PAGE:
3) Make your expectations clear. Every good organizer knows that if you want your volunteers to finish their packets, you need to set goals. “Most people do about 80 calls per shift” or “It’s important that you finish your packet.” Sure, volunteers may or may not live up to your expectations, but they are a lot more likely to disappoint if they don’t know what you need from them ahead of time. The same goes for relationships. I’m never afraid of coming off as needy or demanding by stating my expectations in a professional context, yet I crumble when it comes to my personal life. We’re so afraid of being rejected that we don't ask for what we want and in the end we end up living with both the fear and the disappointment. As one of my friends pointed out recently, needy isn’t saying “If you’re going to be late, it would make me feel better if you called me” needy is not telling someone what you need and then getting angry when he doesn’t do it.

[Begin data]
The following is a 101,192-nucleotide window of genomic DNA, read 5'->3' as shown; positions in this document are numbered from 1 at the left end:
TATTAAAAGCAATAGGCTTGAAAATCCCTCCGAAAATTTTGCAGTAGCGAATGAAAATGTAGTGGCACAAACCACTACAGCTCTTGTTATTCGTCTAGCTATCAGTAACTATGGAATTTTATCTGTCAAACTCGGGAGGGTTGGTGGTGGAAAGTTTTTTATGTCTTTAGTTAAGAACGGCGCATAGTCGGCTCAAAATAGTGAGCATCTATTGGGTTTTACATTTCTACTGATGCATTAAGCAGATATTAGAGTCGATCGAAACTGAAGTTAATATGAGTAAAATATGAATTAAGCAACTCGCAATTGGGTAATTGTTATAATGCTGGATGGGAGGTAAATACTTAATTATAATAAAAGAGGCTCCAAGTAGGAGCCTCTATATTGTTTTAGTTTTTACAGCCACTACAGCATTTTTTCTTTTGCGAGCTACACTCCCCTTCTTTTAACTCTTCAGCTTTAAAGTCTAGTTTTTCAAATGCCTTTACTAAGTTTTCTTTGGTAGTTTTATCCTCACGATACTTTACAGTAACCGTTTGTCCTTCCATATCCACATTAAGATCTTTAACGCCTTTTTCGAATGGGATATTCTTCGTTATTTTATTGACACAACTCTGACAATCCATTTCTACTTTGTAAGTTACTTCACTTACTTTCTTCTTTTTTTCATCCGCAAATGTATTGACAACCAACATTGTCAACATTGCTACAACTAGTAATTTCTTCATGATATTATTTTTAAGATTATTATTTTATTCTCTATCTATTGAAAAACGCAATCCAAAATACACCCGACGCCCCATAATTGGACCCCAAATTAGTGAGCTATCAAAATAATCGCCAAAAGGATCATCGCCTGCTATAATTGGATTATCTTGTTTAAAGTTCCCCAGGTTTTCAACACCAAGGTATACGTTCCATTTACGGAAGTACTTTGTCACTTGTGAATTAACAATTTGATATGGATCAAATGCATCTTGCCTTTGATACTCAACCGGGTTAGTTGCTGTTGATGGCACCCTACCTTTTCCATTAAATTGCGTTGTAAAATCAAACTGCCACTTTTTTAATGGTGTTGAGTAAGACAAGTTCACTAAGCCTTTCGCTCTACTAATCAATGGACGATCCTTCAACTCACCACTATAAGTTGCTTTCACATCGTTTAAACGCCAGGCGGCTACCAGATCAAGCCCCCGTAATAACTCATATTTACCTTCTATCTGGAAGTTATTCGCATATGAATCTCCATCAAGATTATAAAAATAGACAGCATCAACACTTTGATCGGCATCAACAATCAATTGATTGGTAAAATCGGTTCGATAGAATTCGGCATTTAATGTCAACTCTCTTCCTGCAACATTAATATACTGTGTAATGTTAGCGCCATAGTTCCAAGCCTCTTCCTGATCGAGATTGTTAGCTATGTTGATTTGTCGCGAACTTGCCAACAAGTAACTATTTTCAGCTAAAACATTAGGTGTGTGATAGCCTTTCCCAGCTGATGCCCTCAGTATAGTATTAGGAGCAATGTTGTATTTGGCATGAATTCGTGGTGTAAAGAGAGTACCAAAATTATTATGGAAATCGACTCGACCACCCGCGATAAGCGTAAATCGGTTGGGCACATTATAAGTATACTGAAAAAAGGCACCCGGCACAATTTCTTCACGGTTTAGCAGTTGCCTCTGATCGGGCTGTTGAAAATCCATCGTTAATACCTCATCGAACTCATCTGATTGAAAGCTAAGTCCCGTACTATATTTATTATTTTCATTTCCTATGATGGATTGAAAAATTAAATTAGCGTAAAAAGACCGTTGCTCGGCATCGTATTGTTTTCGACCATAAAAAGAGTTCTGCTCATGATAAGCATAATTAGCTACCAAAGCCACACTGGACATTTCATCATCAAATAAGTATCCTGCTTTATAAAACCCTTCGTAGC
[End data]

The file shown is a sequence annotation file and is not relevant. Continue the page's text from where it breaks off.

4) Think about what you have to offer. When we’re recruiting volunteers we want them to come in and help us meet our goals, but (except in the cases of very special volunteers) we don’t call someone up and say “Hi, I need you to help me with my job.” We focus on what we have to offer them, whether it be the excitement of a campaign office, an internship opportunity, or the feeling of fulfillment one gets from being part of a greater effort. Though I’m not suggesting you need to market yourself to your future someone, I have learned that it’s best to focus on how you can enrich each other, rather than how that someone can fill a need in your life. As Bob Proctor, puts it “you want to leave everyone you come in contact with with the impression of increase.” As a friend put it, “we spend all this time looking for someone to complete us, but ultimately when we find someone we wind up completing them.” It turns out all the cliché advice that you need to love yourself before you can love someone else and that you’ll only find someone when you’re comfortable being alone is true. (See also, rule number 7.)